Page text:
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Photo Of Kyle B. Sawyer

Charged With A Crime? It Doesn’t Mean You’re Guilty.

Habitual Domestic Violence Lawyer in Denver – Felony and Misdemeanor

On Behalf of | Oct 17, 2016 | Domestic Violence |

Domestic Violence in Jefferson County – Turn a Misdemeanor into a Felony with Habitual Charges

Only with the new DUI law have I seen the government able to turn a misdemeanor case into a felony. A new Colorado law now adds another way to take this extreme step. It happens in a very common crime: those involving allegations of Jefferson County domestic violence. Now, a misdemeanor crime can turn into a class 5 felony, where you can face a sentencing range of 1-3 years in prison. Read more below to find out how this can happen.


Under a new Colorado law which is added to C.R.S. 18-6-801, prosecutors and district attorneys can now allege a class 5 felony against men and women if they have been charged with their fourth misdemeanor domestic violence case. The reason this is so crazy, is that unlike DUI cases, many domestic violence charges involve very small conduct. No one’s life is threatened. Take for example domestic violence pushing, domestic violence leaving a hateful message, domestic violence taking someone’s car keys, or domestic violence violating a protection order by calling someone on the phone. Our past blogs have emphasized that domestic violence is a sentence enhancer which is added to any normal crime. It is not a crime in itself.  Read about 6 things to know before pleading guilty to a domestic violence crime.

Felony Domestic Violence for Misdemeanor Conduct in Arapahoe County, Colorado

Here is the text of this new Arapahoe County law, added to C.R.S. 18-6-801:

(7) (a) Any misdemeanor offense that includes an act of domestic violence is a class 5 felony if the defendant at the time of sentencing has been previously convicted of three or more prior offenses that included an act of domestic violence and that were separately brought and tried and arising out of separate criminal episodes.

(b) The prior convictions must be set forth in apt words in the indictment or information. For the purposes of this section, “conviction” includes any federal, state, or municipal conviction for a felony, misdemeanor, or municipal ordinance violation.

(c) Trials in cases alleging that the defendant is an habitual domestic violence offender pursuant to this subsection (7) must be conducted in accordance with the rules of criminal procedure for felonies. The trier of fact shall determine whether an offense charged includes an act of domestic violence.

(d) Following a conviction for an offense which underlying factual basis includes an act of domestic violence:

(I) If any prior conviction included a determination by a jury or was admitted by the defendant that the offense included an act of domestic violence, the court shall proceed to sentencing without further findings as to that prior conviction by the jury or by the court, if no jury trial is had;

(II) For any prior conviction in which the factual basis was found by the court to include an act of domestic violence, but did not include a finding of domestic violence by a jury or that was not admitted by the defendant, the trial court shall proceed to a sentencing stage of the proceedings. The prosecution shall present evidence to the trier of fact that the prior conviction included an act of domestic violence. The prosecution has the burden of proof beyond a reasonable doubt.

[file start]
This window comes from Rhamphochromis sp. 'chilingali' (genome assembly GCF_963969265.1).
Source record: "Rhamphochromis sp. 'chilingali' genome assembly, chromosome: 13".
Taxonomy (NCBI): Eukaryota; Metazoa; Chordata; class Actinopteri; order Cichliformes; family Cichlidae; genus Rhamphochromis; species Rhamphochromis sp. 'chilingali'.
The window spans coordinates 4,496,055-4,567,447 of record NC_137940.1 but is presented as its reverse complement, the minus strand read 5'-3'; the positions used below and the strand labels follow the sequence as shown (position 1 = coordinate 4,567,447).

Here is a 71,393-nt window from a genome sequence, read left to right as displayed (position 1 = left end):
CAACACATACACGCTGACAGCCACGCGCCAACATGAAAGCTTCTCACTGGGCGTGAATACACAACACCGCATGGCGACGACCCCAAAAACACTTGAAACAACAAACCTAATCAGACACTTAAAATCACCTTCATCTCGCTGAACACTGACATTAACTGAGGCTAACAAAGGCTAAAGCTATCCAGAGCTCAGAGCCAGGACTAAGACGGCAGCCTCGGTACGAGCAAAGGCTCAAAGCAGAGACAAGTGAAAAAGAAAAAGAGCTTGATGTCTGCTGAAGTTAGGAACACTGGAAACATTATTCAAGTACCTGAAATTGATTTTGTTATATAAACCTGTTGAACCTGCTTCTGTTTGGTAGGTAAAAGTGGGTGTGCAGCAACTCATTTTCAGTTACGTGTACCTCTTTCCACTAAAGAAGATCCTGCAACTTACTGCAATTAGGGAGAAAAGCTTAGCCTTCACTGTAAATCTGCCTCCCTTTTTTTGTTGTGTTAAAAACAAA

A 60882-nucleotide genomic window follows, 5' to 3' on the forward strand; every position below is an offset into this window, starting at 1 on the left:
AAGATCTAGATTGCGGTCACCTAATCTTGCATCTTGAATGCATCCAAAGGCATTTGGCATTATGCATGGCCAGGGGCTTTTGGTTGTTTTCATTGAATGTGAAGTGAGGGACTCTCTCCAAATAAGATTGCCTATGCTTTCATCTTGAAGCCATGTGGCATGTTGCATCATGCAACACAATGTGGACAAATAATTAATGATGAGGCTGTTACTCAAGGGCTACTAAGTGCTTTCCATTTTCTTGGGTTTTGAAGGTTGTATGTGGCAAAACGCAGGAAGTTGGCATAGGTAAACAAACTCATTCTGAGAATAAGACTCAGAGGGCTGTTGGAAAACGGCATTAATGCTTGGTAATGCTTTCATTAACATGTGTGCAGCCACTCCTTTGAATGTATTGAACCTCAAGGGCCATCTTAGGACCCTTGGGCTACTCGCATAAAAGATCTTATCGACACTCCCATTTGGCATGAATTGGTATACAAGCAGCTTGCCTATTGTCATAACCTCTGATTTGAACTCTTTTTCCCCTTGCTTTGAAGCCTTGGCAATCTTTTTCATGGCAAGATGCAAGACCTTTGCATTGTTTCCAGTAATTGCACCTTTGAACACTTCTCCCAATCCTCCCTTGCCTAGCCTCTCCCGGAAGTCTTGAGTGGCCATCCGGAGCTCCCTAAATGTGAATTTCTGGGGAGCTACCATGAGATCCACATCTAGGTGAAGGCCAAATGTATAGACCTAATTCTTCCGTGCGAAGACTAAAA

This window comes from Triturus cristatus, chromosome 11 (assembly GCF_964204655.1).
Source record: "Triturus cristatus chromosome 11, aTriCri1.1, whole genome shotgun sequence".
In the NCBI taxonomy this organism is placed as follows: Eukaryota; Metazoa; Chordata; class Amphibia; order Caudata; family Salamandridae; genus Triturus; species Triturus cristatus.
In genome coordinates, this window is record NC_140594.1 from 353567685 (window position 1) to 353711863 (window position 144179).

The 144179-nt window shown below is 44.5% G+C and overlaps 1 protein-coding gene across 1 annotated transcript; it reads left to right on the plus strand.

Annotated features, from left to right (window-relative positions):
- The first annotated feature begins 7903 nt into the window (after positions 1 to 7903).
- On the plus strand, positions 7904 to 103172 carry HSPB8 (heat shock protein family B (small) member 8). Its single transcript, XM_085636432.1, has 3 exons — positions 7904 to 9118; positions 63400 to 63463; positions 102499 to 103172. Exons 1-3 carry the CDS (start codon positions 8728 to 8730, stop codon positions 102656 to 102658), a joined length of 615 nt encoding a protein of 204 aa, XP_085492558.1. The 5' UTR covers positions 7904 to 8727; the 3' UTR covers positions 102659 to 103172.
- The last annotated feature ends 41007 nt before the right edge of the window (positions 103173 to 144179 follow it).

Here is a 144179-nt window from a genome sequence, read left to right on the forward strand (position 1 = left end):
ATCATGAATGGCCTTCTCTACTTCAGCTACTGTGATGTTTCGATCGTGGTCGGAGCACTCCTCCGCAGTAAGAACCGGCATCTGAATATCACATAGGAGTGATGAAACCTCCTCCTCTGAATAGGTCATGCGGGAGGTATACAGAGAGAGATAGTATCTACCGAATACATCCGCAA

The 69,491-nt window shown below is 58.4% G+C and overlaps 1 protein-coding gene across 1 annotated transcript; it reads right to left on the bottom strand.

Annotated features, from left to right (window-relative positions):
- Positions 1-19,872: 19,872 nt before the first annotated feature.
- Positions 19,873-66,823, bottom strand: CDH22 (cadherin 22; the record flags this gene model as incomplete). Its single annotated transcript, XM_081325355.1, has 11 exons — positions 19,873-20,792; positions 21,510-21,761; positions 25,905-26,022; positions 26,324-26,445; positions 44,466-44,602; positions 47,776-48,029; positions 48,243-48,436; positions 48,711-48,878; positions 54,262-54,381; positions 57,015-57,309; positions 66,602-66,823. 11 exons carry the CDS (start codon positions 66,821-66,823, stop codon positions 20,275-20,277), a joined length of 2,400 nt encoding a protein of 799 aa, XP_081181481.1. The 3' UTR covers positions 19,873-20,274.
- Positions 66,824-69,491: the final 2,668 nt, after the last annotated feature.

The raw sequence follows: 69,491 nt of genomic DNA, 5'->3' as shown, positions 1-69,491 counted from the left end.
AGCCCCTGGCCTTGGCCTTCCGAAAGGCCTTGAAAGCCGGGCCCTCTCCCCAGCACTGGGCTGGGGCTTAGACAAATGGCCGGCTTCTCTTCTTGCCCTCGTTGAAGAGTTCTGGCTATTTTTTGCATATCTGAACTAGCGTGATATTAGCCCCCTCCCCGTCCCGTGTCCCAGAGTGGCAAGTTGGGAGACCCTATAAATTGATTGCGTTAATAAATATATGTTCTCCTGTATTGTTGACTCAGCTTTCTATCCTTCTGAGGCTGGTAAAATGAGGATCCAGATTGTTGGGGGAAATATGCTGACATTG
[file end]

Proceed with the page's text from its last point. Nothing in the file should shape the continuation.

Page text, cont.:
(III) At the sentencing stage, the following applies:

(A) A finding of domestic violence made by a court at the time of the prior conviction constitutes prima facie evidence that the crime involved domestic violence;

(B) Evidence of the prior conviction is admissible through the use of certified documents under seal, or the court may take judicial notice of a prior conviction;

(C) Evidence admitted in the guilt stage of the trial, including testimony of the defendant and other acts admitted pursuant to section 18-6-801.5, may be considered by the finder of fact.

Protect Yourself from Domestic Violence False Allegations in Adams County and Avoid a Felony

It is now more important than ever before that you get an experienced domestic violence attorney at your side in every Adams County misdemeanor charge. Why? Because you can be charged with a felony and end up in prison for misdemeanor conduct. Prison time in the Colorado Department of Corrections is a heavy penalty and sentence to pay for taking your ex’s keys or calling her repeatedly.

Douglas County Domestic Violence Felony Charges Can Now be a DA Threat

Colorado lawmakers have again made a law which is so broad it is ridiculous. Men and women can go to prison for something very little, just because they had three prior Douglas County misdemeanor domestic violence cases. Since this law can be abused by district attorneys, you need one of our attorneys at your side. A district attorney may threaten to file Habitual domestic violence criminal charges to force you to plead guilty – regardless of the strength of your new case – when you have multiple prior misdemeanor DV convictions. This can be a dangerous risk for any defendant. So dangerous, that pleading guilty to a lesser misdemeanor charge is a better option than trial – even if a person is innocent.

Remain silent and never speak with police. Then, call us at 303-731-0719, so we can meet and talk about your criminal case. Together, we can protect your future.

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